"The first day of the spring, I'm happy about that," he said. 

Rodriguez said he took just two weeks off in the offseason -- to plan for his wedding -- and then got to work on mechanical changes. He made three Winter League starts and was encouraged by how he felt there. 

--- When Max Muncy came up early in Saturday's game, Evan Longoria shifted over to the right side but he didn't stand where he would last year. Longoria played kind of behind the first baseman, with Donovan Solano playing up the middle behind the bag. Last year the Giants had Longoria shift over between the second baseman and shortstop; this year he's between the second baseman and first baseman. It makes a lot more sense this way, allowing the actual second baseman to stay close to the bag where he might have to make a turn.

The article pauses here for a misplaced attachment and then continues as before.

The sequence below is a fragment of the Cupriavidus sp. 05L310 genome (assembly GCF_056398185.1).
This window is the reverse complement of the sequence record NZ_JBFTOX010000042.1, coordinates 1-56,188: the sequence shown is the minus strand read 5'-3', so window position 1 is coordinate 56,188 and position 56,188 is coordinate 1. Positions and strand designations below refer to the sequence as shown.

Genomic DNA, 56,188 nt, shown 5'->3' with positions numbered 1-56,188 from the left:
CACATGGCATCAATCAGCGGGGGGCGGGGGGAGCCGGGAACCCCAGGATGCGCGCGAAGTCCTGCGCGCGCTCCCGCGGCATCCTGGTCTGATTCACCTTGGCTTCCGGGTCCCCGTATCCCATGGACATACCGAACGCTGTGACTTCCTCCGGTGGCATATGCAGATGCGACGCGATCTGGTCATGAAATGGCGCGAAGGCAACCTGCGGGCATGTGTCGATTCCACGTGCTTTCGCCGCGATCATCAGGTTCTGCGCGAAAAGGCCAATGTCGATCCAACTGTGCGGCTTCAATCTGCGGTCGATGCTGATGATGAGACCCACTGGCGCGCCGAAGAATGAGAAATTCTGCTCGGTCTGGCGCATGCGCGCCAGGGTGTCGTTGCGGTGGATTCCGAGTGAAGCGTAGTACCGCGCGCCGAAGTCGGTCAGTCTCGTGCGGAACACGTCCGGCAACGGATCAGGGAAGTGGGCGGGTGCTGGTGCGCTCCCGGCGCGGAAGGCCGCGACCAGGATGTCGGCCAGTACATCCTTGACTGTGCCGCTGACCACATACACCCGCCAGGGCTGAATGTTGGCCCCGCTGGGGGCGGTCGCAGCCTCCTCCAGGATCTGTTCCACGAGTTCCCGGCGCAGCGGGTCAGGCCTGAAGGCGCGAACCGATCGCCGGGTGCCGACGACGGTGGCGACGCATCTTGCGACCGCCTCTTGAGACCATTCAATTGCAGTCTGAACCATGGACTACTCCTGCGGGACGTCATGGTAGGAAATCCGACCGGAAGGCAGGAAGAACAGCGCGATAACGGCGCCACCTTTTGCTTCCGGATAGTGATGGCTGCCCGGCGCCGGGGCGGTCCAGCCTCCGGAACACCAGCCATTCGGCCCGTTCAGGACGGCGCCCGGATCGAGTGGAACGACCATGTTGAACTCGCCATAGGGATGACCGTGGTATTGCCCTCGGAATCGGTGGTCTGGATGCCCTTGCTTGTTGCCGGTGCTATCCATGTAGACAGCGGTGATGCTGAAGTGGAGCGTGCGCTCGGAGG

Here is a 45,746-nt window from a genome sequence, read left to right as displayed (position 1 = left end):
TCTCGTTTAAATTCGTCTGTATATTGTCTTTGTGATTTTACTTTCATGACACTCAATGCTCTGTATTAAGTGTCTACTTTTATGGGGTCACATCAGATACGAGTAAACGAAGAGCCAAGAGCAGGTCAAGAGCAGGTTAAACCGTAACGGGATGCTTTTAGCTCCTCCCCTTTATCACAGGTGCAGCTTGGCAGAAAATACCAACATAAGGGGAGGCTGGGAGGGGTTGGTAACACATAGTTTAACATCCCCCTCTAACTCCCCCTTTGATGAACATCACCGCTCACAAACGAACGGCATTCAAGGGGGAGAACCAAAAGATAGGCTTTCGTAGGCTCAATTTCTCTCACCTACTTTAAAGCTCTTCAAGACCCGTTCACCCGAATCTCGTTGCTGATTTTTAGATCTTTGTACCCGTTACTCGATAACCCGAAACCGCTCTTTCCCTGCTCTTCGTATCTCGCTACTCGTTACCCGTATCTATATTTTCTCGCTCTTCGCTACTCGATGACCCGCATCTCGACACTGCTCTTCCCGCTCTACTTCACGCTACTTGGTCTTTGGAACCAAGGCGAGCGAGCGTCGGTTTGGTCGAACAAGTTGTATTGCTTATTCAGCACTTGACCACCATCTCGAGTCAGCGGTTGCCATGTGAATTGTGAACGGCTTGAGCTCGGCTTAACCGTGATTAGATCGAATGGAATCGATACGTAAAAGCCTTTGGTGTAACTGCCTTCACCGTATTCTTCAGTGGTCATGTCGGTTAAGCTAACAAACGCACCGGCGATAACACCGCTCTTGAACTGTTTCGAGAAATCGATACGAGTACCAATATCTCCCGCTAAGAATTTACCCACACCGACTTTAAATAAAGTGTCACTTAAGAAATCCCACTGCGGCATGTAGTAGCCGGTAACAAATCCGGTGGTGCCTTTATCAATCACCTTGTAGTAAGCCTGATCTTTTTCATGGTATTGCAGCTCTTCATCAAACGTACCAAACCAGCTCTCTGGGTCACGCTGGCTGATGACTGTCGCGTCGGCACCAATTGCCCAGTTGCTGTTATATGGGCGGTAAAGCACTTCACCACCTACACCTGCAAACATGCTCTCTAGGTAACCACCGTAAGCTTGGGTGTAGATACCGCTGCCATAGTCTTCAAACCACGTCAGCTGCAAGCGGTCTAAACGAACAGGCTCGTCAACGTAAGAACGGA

[RELATED: How might the Giants use 26th roster spot?]

--- Some early standouts, aside from Mauricio Dubon and Joey Bart, who homered Saturday: Matt Carasiti, a non-roster invite who struck out the side in his lone inning and got A.J. Pollock and Kiké Hernandez ... Abiatal Avelino, who hit a laser onto the berm in left on Sunday ... Kean Wong, who had two hits and showed his speed ... Finally, Rob Brantly, who has brought constant energy to camp and capped Sunday's game by yelling "Never in doubt!" as the Giants celebrated a spring win. Every team needs a quirky backup catcher, right?